Yoshiko Hirata, 13: I saw the tsunami on TV and felt the horror of natural disasters.
Miyu Okada, 14: I was shocked to see houses swallowed up by the tsunami. I didn’t understand what was happening.
Shiori Niitani, 16: All the TV programs had reports from the disaster zone. It was such an eerie situation. I wasn’t sure if Japan could ever recover.
Hisashi Iwata, 13: At that time, I just felt sorry for the plight of the victims.
Did you get involved in any activities in response to 3.11?
Hisashi: I gave support indirectly by donating money.
Hiroyuki Hanaoka, 13: I also put some money into a donation box, hoping it would be of some help to them.
Moe Nakano, 16: I visited Minamisoma as a junior writer in 2013, and in the following year I went to Rikuzentakata on a separate study tour.
How did you feel?
Moe: I got goose bumps when I saw the silent towns. But the people working to reconstruct their cities treated us very kindly, and I felt energized by them. I realized that the strength of the bonds between people in the community is a key factor in the reconstruction efforts.
Chiaki Yamada, 15: My father works for a company that has a factory in the Tohoku region. So he felt an urge to do something and visited Minamisanriku in Miyagi Prefecture after the disaster. But he told me that, as an individual, there wasn’t much he could accomplish and, at one point, he wondered if going there had been the right thing to do.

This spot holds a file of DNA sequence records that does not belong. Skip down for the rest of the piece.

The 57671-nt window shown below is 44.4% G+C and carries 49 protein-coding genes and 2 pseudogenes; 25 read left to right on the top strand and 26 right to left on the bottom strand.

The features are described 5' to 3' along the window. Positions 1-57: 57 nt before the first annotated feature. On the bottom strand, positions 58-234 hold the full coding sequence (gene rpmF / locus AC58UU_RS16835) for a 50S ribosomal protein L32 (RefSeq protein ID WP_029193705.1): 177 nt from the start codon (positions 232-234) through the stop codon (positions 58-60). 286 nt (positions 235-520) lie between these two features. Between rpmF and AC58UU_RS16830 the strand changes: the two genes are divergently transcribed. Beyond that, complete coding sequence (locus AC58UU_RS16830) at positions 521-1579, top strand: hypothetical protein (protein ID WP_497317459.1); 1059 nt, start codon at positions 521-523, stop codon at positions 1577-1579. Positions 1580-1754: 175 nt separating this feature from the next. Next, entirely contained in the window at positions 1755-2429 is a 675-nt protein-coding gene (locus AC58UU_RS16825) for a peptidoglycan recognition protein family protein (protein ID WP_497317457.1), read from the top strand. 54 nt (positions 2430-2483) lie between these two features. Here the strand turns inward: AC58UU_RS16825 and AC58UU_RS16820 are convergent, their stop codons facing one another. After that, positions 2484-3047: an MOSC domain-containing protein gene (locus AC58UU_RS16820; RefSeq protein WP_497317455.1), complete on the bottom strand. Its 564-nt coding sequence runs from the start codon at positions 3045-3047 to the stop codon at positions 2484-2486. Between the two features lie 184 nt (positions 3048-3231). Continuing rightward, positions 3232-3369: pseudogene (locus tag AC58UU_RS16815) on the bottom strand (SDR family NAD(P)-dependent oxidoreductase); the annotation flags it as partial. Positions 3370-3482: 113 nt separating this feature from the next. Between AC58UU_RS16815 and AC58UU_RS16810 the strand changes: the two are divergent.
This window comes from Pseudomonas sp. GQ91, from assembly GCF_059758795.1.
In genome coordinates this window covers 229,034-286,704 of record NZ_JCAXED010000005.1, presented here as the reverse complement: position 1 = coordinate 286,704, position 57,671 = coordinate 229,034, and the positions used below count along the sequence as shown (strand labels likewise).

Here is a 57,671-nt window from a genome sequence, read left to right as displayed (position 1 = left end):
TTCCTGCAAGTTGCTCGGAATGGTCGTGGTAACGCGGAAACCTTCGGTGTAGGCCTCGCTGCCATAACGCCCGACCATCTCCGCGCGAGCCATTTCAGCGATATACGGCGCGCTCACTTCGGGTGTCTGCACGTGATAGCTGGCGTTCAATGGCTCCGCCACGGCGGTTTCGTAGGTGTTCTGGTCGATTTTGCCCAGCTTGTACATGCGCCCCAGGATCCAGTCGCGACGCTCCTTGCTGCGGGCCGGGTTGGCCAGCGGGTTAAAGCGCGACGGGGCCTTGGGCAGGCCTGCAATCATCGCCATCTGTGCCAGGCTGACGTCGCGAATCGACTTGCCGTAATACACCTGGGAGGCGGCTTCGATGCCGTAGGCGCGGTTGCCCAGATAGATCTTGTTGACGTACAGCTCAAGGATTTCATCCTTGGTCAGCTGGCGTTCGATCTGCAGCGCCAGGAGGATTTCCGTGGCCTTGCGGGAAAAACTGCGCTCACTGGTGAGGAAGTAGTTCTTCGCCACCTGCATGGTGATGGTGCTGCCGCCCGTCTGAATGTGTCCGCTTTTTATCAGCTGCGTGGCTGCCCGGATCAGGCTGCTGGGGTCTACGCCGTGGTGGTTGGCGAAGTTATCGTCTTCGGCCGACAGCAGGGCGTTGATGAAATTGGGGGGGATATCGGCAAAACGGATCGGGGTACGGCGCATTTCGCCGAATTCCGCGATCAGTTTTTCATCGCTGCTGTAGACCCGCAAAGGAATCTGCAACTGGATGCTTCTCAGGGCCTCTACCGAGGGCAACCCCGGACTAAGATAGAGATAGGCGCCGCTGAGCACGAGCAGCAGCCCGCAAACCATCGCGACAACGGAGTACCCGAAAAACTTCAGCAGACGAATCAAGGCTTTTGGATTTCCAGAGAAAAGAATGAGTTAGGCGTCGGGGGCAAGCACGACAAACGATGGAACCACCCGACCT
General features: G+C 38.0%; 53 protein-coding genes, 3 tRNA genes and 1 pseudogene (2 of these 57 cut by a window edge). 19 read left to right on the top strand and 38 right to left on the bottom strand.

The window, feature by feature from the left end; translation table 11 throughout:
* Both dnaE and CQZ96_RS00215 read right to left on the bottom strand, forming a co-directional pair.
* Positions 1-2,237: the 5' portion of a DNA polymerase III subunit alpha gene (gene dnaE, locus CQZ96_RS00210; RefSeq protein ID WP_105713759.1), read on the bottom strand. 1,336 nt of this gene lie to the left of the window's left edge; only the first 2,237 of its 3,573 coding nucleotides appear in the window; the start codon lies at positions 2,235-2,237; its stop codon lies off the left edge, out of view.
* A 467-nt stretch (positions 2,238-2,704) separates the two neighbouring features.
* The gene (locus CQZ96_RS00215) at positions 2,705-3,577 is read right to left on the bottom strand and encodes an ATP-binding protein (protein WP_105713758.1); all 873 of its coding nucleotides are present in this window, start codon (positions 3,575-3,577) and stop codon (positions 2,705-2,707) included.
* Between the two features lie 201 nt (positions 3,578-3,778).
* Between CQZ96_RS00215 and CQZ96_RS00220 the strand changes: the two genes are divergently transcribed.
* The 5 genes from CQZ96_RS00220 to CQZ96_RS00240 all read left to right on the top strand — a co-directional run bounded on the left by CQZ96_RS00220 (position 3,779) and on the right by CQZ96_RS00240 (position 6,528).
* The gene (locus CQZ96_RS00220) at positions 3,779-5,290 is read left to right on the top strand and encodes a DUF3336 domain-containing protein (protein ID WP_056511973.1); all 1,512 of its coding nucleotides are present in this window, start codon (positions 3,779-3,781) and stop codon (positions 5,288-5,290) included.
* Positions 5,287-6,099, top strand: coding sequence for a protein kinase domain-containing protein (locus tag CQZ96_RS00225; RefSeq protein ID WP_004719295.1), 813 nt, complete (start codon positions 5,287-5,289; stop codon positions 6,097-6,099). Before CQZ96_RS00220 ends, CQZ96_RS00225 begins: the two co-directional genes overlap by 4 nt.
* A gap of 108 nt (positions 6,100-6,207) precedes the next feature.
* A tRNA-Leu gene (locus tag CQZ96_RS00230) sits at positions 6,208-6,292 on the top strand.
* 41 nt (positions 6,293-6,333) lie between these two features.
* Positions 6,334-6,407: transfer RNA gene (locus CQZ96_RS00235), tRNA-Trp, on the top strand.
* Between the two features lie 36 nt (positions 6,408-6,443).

What did you think when you interviewed members of Asuchika and Minamisoma Borabasu Oentai?
Miyu: I again realized the preciousness of life, like when I’ve listened to the accounts of A-bomb survivors.
Moe: I thought empathizing with people was important. It’s vital for human beings to squarely face their problems together. I believe it’s this attitude that will eventually lead to realizing a peaceful world.
Shiori: From Asuchika, I learned the importance of empathizing with people, and from Borabas Oentai, I learned the importance of taking action.
Hisashi: I interviewed a member of Asuchika about what happened at the time of the disaster and learned that the members of the group are uncertain about their future. I realized that they were having a really hard time.
How should we view 3.11 and what can we do at this point?
Miyu: I’ve come to understand the importance of knowing the reality of a situation and learning from it. It’s the same when it comes to war, poverty, and genocide.
Moe: I think it’s important that we consider what we can do and share ideas with our friends. I’m now making presentations and exhibits to report on what I’ve learned. I want to take action with my classmates so the experience of the disaster won’t be forgotten.